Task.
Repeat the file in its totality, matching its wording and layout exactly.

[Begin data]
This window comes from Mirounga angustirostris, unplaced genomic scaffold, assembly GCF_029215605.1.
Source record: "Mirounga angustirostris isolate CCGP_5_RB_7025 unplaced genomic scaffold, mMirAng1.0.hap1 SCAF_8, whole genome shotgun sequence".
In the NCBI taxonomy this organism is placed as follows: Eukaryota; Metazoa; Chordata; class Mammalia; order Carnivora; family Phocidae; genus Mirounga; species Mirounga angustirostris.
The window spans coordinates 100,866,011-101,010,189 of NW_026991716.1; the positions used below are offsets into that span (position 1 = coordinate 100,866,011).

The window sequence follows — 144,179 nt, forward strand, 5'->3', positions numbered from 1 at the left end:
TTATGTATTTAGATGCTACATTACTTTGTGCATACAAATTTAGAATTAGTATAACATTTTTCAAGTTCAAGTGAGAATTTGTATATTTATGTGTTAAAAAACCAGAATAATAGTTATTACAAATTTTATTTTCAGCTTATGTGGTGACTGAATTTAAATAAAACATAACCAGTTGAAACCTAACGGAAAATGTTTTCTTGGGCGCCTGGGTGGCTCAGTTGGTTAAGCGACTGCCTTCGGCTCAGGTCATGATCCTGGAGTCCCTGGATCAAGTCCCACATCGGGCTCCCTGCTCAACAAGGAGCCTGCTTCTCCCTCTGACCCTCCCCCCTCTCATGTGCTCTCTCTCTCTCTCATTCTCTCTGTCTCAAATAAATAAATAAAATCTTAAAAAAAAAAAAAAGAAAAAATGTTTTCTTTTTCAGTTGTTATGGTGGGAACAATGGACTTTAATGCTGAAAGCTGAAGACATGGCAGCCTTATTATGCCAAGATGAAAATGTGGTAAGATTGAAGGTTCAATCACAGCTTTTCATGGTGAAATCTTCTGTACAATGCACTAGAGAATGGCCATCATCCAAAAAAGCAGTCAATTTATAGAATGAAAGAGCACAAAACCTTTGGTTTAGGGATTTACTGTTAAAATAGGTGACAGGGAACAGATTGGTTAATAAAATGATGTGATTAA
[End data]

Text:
This window comes from Mirounga angustirostris, unplaced genomic scaffold, assembly GCF_029215605.1.
Source record: "Mirounga angustirostris isolate CCGP_5_RB_7025 unplaced genomic scaffold, mMirAng1.0.hap1 SCAF_8, whole genome shotgun sequence".
In the NCBI taxonomy this organism is placed as follows: Eukaryota; Metazoa; Chordata; class Mammalia; order Carnivora; family Phocidae; genus Mirounga; species Mirounga angustirostris.
The window spans coordinates 100,866,011-101,010,189 of NW_026991716.1; the positions used below are offsets into that span (position 1 = coordinate 100,866,011).

The window sequence follows — 144,179 nt, forward strand, 5'->3', positions numbered from 1 at the left end:
TTATGTATTTAGATGCTACATTACTTTGTGCATACAAATTTAGAATTAGTATAACATTTTTCAAGTTCAAGTGAGAATTTGTATATTTATGTGTTAAAAAACCAGAATAATAGTTATTACAAATTTTATTTTCAGCTTATGTGGTGACTGAATTTAAATAAAACATAACCAGTTGAAACCTAACGGAAAATGTTTTCTTGGGCGCCTGGGTGGCTCAGTTGGTTAAGCGACTGCCTTCGGCTCAGGTCATGATCCTGGAGTCCCTGGATCAAGTCCCACATCGGGCTCCCTGCTCAACAAGGAGCCTGCTTCTCCCTCTGACCCTCCCCCCTCTCATGTGCTCTCTCTCTCTCTCATTCTCTCTGTCTCAAATAAATAAATAAAATCTTAAAAAAAAAAAAAAGAAAAAATGTTTTCTTTTTCAGTTGTTATGGTGGGAACAATGGACTTTAATGCTGAAAGCTGAAGACATGGCAGCCTTATTATGCCAAGATGAAAATGTGGTAAGATTGAAGGTTCAATCACAGCTTTTCATGGTGAAATCTTCTGTACAATGCACTAGAGAATGGCCATCATCCAAAAAAGCAGTCAATTTATAGAATGAAAGAGCACAAAACCTTTGGTTTAGGGATTTACTGTTAAAATAGGTGACAGGGAACAGATTGGTTAATAAAATGATGTGATTAA